All eight surveyed international climate models indicate central tropical Pacific sea surface temperatures in the NINO3.4 region will remain at ENSO-neutral levels until at least late 2019.
One model indicates that values may approach El Niño thresholds for December through February, while one other model reaches the La Niña threshold in February. The remaining six models are all clearly predicting NINO3.4 values within the neutral range.
Sea surface temperatures (SSTs) for August were warmer than average across the western tropical Pacific Ocean, near-average for the central tropical Pacific, and cooler than average in some parts of the eastern equatorial Pacific, extending into the south Pacific close to South America.
SSTs were warmer than average to Australia's east, with this warmth extending across the Tasman Sea and well to the east of New Zealand, although anomalies were smaller than during July. SSTs were mostly close to average around the rest of Australia, though there were small areas of both cool and warm anomalies near the southwest of the continent.
The August values for NINO3 were 0.0 °C, NINO3.4 +0.2 °C, and NINO4 +0.7 °C. All three NINO indices cooled compared to July.
The 30-day Southern Oscillation Index (SOI) for the 30 days ending 15 September was −11.9. The 90-day value was −9.0. Values have become more negative over the past fortnight. This recent strengthening of negative SOI values is due to very high atmospheric pressure over Darwin.
Sustained negative values of the SOI below −7 typically indicate El Niño while sustained positive values above +7 typically indicate La Niña. Values between +7 and −7 generally indicate neutral conditions.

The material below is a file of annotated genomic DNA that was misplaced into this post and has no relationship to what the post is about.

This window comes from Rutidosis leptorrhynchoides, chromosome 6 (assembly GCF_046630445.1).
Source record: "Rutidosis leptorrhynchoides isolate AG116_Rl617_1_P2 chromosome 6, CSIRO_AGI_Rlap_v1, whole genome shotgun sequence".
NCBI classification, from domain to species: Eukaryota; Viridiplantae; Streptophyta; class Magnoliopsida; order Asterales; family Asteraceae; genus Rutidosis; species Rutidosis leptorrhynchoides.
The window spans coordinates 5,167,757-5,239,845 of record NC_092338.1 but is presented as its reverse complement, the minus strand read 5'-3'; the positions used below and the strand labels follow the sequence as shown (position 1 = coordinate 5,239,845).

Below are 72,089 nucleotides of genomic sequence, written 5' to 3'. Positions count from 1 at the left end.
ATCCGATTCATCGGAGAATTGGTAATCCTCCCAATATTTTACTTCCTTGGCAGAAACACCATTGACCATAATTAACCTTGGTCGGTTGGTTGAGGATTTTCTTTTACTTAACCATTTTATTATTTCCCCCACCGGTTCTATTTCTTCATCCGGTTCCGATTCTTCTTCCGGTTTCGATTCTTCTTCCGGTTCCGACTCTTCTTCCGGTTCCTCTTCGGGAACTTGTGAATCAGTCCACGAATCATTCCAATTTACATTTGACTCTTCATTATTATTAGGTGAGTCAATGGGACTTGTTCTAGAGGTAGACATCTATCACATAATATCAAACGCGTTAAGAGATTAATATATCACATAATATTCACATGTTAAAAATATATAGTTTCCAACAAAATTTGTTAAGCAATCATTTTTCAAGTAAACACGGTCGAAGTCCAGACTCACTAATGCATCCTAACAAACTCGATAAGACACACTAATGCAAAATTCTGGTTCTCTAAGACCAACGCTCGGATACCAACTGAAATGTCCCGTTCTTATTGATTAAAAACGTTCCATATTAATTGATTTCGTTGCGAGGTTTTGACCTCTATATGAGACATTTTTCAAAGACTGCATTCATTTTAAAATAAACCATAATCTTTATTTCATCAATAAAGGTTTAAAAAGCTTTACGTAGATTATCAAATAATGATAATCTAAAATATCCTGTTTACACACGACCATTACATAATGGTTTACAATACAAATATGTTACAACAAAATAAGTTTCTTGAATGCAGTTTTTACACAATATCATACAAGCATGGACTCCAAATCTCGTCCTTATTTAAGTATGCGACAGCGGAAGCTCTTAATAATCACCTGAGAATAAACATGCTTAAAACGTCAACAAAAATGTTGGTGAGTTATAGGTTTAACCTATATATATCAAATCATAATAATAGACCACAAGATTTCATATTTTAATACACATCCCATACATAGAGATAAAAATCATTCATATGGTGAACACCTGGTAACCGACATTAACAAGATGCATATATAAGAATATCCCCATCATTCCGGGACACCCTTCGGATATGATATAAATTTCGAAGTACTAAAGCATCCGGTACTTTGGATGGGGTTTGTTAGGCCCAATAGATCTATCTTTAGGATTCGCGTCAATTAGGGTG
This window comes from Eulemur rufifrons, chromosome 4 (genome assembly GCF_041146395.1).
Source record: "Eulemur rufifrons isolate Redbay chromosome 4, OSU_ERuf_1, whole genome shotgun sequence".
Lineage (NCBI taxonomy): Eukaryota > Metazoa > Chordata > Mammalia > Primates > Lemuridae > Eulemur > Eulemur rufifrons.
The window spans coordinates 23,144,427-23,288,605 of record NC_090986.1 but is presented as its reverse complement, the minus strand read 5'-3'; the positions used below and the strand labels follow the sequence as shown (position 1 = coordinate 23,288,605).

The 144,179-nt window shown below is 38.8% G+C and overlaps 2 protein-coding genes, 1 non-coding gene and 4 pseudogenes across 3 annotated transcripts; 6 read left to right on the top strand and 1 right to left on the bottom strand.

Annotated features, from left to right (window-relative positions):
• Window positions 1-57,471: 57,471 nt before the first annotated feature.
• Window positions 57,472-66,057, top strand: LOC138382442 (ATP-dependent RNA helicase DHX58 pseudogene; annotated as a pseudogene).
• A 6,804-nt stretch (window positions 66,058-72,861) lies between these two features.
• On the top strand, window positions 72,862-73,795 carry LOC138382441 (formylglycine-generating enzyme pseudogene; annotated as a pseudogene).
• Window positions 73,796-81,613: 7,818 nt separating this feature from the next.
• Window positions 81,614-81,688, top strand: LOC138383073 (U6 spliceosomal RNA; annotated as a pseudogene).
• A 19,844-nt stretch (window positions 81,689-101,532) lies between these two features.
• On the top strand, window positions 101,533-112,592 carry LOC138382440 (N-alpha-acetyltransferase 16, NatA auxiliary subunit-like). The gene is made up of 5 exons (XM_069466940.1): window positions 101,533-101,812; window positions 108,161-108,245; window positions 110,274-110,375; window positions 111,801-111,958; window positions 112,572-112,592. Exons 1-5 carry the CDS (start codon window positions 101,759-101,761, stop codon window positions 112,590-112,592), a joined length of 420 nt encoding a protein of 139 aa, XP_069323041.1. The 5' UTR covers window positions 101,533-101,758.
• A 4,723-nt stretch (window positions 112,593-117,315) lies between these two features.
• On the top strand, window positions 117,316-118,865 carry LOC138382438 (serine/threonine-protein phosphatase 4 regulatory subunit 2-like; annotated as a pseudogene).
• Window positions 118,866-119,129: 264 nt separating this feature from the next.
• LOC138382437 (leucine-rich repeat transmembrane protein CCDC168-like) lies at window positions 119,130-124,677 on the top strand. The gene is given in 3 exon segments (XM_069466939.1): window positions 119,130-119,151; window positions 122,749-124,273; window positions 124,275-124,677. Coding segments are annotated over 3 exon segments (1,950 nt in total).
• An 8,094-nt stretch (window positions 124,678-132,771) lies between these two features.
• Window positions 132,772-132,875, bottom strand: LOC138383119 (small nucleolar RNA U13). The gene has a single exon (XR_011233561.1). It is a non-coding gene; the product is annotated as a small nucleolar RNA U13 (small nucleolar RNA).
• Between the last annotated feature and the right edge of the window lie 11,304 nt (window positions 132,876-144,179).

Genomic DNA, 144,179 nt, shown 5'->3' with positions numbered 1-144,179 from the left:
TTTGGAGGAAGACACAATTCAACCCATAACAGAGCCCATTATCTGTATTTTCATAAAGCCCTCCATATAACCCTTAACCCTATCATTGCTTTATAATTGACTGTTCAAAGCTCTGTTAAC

The Indian Ocean Dipole (IOD) remains positive, with the latest weekly index value to 15 September at +1.02 °C.
The overall pattern of sea surface temperatures has remained generally consistent with a positive IOD pattern since late May, with warmer than average sea surface temperatures in the central and western tropical Indian Ocean, and average to cooler than average waters in the eastern tropical Indian Ocean, to the north of Australia and south of Indonesia.
Typically, to be considered a positive IOD event, index values need to remain above the positive threshold (+0.4 °C) for at least eight weeks. The index value has been above the threshold in eight of the last nine weeks, and was also above the threshold from late May to mid-June.
All six international climate models surveyed by the Bureau indicate the IOD will remain positive into December. IOD events usually dissipate by early summer as the monsoon trough moves into the southern hemisphere, which changes the broadscale wind patterns over the IOD region and returns sea surface temperatures to near average. Models are indicating a slower break down of the IOD than usual, but it remains unlikely that the positive IOD influence will persist far into summer.
A positive IOD often results in below average winter–spring rainfall over southern and central Australia. It also typically means warmer than average winter-spring days for the southern two-thirds of Australia.
The four-month sequence of equatorial sub-surface temperature anomalies (to August) shows a pattern of weak cool anomalies extending across the equatorial Pacific, at a depth of around 100 to 200 m in the west of the Basin, rising to 0 to 100 m depth in the east. Weak warm anomalies extend across most of the column depth in the central to western equatorial Pacific above and below this band of cool anomalies. This general pattern has been in place since May.
Anomalies, both warm and cool, are mostly within 2 degrees of average, though some areas of cool anomalies more than 2 degrees cooler than average exist in the east of the Pacific sub-surface.
For the five days ending 15 September water temperatures were close to average across much of the sub-surface of the equatorial Pacific. However, there was a volume of cooler than average water in the east centred around 100 m depth and 120°W, with anomalies reaching more than 4 degrees cooler than average in a small region, and a volume of weaker warm anomalies in the west centred around 100 to 150 m depth near the Date Line, with anomalies reaching more than 2 degrees warmer than average.
Product code: IDCKGEWW00